I’ve written previously about how using rewards to motivate kids’ behavior can be a lifesaving tool in training your children. I love this topic and want to talk further about setting up rewards for your kids.
Keep in mind that what motivates one child may not necessarily be motivating for the next. So I love to find out what each child’s ways of giving and receiving love are. It’s a great way to differentiate rewards for each child. This is the beauty of setting up reward systems for each child: determining behaviors that need reinforced in individual kids as well as varying the rewards for each child.
A younger child needs rewarded very close to the time of the desired behavior. As he ages, he can begin to build up stars, stickers, or coins for a larger reward. Here are some examples of both types of rewards:
Toddlers and preschoolers:
- A chocolate chip or M&M
- A penny or two
- A high-five
- Mints or Tic-Tacs
- Do a celebration dance
- Playtime with Mom
- Stars, beads, stickers, coins
- Toy from a treasure chest (Dollar Tree items)
- Stars, beads, stickers, points, coins
- Treat at home or out (ice cream, lunch, other treat)
- Time with friends
- Trip to the park
- Gifts: new toothbrush, hairbow, etc
- Time with Mom: playing a game, having tea, digital game, art activity,
- Read a book to them
- TV show or video
- Campout in the living room or backyard
- Go to a special event
- Time on computer, ipod or game station
- Breakfast in bed
- Choosing dinner for the family
- Stay up past bedtime (or other privilege)
- Getting to have a friend over
- Trip to the Dollar Tree
- “Kid of the Day” special privileges and off all responsibilities
- Have breakfast in bed
- Choose a new cereal, dessert, or snack for the family
- Watch a special show
You can also have individual reward charts where each child is working toward a family day trip to a theme park, water park, museum or the like. It’s great to see the cooperation between siblings when they are all working for a joint goal.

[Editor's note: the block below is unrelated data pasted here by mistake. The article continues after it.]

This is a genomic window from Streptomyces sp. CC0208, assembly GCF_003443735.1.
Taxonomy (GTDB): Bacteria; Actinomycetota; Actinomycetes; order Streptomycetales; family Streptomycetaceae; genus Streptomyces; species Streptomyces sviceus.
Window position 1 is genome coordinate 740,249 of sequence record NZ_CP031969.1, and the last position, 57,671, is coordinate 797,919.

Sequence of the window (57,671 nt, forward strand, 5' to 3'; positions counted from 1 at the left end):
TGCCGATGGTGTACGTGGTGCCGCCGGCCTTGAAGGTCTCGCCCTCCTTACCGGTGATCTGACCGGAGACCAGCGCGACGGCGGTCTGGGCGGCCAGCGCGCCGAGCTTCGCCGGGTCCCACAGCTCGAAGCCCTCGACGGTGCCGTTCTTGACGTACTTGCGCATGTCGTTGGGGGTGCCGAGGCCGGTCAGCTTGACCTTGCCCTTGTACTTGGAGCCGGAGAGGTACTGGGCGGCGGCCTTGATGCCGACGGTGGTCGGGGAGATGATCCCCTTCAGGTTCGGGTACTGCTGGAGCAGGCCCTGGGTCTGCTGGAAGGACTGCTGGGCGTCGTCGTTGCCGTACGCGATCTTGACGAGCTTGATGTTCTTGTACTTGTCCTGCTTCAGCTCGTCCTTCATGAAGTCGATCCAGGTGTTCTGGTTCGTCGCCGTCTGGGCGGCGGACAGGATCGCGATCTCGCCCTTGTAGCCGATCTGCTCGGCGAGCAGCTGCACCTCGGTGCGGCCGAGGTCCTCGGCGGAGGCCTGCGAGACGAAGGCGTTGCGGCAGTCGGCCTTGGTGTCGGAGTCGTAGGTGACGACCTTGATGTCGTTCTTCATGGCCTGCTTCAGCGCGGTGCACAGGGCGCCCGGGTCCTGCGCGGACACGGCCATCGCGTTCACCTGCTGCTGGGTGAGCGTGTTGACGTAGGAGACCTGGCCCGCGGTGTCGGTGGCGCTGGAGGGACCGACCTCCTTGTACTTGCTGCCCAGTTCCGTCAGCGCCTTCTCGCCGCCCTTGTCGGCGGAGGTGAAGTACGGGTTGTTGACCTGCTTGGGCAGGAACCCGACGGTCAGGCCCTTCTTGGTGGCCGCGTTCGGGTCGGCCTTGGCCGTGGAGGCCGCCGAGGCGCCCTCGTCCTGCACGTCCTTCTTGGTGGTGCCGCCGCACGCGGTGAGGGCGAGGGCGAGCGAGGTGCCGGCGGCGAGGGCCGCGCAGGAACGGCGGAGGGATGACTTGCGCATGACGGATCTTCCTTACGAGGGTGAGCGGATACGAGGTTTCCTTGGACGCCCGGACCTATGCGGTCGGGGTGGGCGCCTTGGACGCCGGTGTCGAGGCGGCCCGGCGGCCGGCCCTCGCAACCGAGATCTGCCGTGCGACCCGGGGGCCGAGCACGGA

A Few Reminders For Using Rewards
- Build habits. Use rewards until the desired behavior is a habit, then switch to verbal praise and give rewards for a new behavior instead.
Use your words, too! Along with the reward, be sure to praise your child for what he has done. For some children, your praise means even more than the reward! It’s good also to generalize the behavior to the child’s future: e.g., “Susan, I love the way you teach your brother! I can see that you would be a great Sunday School teacher!”
Focus on behavior. Make sure to distinguish between the child and his behavior. When praising the child, focus the praise on what she accomplished, rather than saying what a “good girl” she was. Children should always be confident of a parent’s love independent of temporary behavior. The rewards and consequences are for the behavior, not because the child himself is deemed good or bad.
Age-appropriate. It is important to be reasonable with behaviors that are expected and those that are getting the rewards. Consider the age of the child and what he was capable of.
Properly motivating. Consider whether or not your rewards are fair. Giving too much of a reward causes the child to have too high an expectation for any behavior; giving too little may not be enough motivation to establish the behavior.
Using systems of rewards can be such a fun teaching tool. Having the ability to change your child’s behavior without nagging is an amazing way to make family life fun. And how much more memorable it is to be as positive and encouraging!
Question: How do you creatively use rewards to promote good behavior in your kids? Share your answer in the comments below.